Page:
Russia’s narrative eagerly points to Ukraine’s upcoming March presidential elections as the underlying political motivation for the clash and the Kremlin has tried to explain rising tensions on the Sea of Azov with president Petro Poroshenko’s ambitions to be re-elected on a national security platform. But in Kyiv, acts of aggression such as this are often seen as Russian attempts to influence Ukrainian domestic politics. For example, it has been suggested that Moscow could “negotiate” the freeing of the sailors with a pro-Russian presidential candidate in order to enhance their visibility and credentials ahead of the election. Russian president Vladimir Putin even announced that with Ukraine’s current political leadership it would be complicated to negotiate peace in eastern Ukraine. But as the Ukrainian political landscape and public opinion remain overwhelmingly sceptical of Russia’s influence, there is a high risk that such a publicity stunt might backfire.

 

Moscow’s intentions may, however, have more to do with increasing economic pressure on Ukraine than petty politics. As Ukraine has become essentially immune to Russian domestic measures due to the severity of existing Russian sanctions on trade with Ukraine, the Kremlin has had to look elsewhere. For instance, the economic pressure logic has been seen in the Nord Stream 2 pipeline project, which would allow Russia to circumvent Ukrainian transit fees on gas sold to Europe. In the case of the Azov sea, the Kerch strait is its only point of access and a lifeline for trade to and from the ports of Mariupol and Berdyansk in eastern Ukraine. Blocking this access would have highly detrimental long-term consequences to the economy of the whole region in part due to the insufficient infrastructure and transport links between western Ukrainian ports and the eastern regions, which could not currently replace this access.

 

For the EU, the situation is a security headache everyone hoped would not materialise. In fact, six days before the incident on 25 November, European foreign ministers actually met in the Council and discussed, among other things, the rising tensions on the Sea of Azov (resulting in not much). A day after the incident, on the other hand, European foreign ministries started to churn out statements featuring various levels of “concern” over the situation, with the UK’s foreign secretary Jeremy Hunt taking this a step further and “utterly condemning” Russia’s actions. But the fact remains that many European leaders – with only a few exceptions –have shown remarkable weakness in their response to Russian efforts to claim the Sea of Azov as inviolate Russian territory.

 

Although both Ukraine and Russia seem unwilling to escalate the situation further, the opening of the “third front line” on sea would in all likelihood worsen the situation on land, where the situation has remained largely immobile since 2015 (despite around 400,000 ceasefire violations in 2017 alone). To de-escalate the situation, the EU should call for an Organization for Security and Cooperation in Europe (OSCE) monitoring mission on the Sea of Azov, as international presence on the sea would likely lower the risk of further escalation. The OSCE already has an ongoing land border monitoring mission on the “first front line” in the Donbas region. And if Russia is confident in its version of the story, then it should accept the independent international monitoring mission. Furthermore, the EU must continue to show Russia that its actions have consequences in the form of economic sanctions, which have so far been effective in restricting the access of state-backed Russian companies to Western markets and capital. To this end, the member states should consider closing EU ports to ships from Russian ports on the Azov sea. In addition, the EU needs to better utilise its anti-fraud and anti-money laundering measures to deal with Russian capital in Europe gained through corruption. A welcomed step towards further sanctions is the Dutch-initiated EU Global Magnitsky Act, which is currently being finalised (after being originally proposed by the European Parliament in 2014) and aims primarily to protect human rights by imposing targeted sanctions on individuals violating those rights and engaging in corruption.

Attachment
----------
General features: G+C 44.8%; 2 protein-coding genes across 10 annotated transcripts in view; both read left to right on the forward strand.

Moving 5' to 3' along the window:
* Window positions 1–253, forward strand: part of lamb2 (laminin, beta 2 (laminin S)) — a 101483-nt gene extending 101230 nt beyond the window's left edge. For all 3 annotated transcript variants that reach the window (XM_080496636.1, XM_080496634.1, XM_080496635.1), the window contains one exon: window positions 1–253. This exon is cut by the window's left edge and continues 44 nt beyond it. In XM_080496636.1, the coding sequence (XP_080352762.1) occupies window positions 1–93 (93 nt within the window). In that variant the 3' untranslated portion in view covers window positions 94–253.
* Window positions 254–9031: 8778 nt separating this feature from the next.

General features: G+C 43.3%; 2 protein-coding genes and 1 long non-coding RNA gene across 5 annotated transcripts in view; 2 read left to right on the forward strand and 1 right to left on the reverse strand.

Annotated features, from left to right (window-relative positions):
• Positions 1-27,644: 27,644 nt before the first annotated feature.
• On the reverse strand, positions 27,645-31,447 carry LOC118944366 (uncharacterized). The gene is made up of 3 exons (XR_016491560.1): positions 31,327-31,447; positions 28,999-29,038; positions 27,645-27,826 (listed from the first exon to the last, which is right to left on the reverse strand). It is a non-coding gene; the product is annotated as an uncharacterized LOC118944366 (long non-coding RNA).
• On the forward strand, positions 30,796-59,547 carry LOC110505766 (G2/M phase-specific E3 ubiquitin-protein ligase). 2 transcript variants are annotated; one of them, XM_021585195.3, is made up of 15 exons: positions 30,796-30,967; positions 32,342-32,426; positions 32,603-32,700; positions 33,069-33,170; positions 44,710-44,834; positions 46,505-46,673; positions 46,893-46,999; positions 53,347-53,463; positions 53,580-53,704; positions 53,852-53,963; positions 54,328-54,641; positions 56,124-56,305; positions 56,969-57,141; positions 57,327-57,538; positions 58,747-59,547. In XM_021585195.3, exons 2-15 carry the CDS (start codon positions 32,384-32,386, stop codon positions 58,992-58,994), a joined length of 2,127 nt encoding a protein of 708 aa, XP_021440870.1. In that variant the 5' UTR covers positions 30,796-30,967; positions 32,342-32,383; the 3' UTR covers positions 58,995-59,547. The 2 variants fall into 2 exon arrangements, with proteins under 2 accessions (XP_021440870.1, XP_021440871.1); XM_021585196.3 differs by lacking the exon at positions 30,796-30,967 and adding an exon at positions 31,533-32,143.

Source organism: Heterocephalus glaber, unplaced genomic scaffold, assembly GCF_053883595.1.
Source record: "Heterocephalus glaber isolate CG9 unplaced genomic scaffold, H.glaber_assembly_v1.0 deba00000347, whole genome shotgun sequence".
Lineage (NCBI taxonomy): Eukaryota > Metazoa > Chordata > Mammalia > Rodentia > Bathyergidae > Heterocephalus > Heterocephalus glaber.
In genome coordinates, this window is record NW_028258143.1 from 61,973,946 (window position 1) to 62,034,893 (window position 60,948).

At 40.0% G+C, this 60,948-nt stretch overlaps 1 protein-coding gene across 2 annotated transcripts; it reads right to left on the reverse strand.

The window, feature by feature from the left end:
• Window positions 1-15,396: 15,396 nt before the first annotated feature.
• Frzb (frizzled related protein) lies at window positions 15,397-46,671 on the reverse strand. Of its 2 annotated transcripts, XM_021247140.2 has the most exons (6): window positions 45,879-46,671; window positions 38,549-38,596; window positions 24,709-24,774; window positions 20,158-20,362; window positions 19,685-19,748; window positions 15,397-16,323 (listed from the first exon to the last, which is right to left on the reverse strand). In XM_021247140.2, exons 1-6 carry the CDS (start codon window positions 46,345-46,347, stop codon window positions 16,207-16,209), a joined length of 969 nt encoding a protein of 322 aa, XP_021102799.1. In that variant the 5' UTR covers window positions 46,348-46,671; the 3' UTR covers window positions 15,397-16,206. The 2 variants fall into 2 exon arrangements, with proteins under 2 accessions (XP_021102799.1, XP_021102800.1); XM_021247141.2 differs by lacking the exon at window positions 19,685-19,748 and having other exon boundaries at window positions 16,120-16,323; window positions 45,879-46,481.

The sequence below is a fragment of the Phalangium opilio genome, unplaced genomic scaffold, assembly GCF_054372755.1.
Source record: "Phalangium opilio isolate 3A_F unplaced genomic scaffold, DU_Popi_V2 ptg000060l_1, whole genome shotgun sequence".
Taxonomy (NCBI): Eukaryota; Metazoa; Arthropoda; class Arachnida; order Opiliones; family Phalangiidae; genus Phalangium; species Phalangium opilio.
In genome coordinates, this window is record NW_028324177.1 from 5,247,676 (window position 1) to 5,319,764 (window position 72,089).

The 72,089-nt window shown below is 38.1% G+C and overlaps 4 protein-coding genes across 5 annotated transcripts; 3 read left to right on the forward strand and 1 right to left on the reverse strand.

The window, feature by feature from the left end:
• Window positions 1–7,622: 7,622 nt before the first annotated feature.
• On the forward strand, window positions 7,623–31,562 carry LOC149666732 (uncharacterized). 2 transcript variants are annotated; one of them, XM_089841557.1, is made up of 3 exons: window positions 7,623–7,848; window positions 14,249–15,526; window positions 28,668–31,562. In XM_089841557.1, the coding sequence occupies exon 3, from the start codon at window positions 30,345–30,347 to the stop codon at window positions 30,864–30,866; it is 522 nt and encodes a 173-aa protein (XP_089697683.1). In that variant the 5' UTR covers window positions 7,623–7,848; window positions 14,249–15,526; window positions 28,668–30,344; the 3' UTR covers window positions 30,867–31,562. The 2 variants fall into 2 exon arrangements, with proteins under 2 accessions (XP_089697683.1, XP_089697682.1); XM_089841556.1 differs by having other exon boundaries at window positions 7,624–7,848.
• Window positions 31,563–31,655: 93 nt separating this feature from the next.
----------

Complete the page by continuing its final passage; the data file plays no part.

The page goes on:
Moreover, the EU has a crucial role to play in providing economic support to eastern Ukraine. Since 2014, the EU has, together with the United States, committed €4 billion in financial assistance to Ukraine. On top of this, the EU has provided significant sums of humanitarian aid to displaced persons and those in the conflict areas, as well as technical assistance to tackle corruption in the country. To do more, the EU should look into reducing trade barriers further between itself and Ukraine – mainly quotas on competitive Ukrainian exports – and investing more in the aforementioned infrastructure and transport links between eastern and western Ukraine to the benefit of the country’s economy.

 

Europe needs a coordinated and consistent response that sets consequences to Russia for acts of aggression and assists the economy of Ukraine in order to alleviate the situation in the eastern regions of the country and the Sea of Azov. And in the context of European foreign policy, of course, this plea is most strongly intended to Paris and Berlin.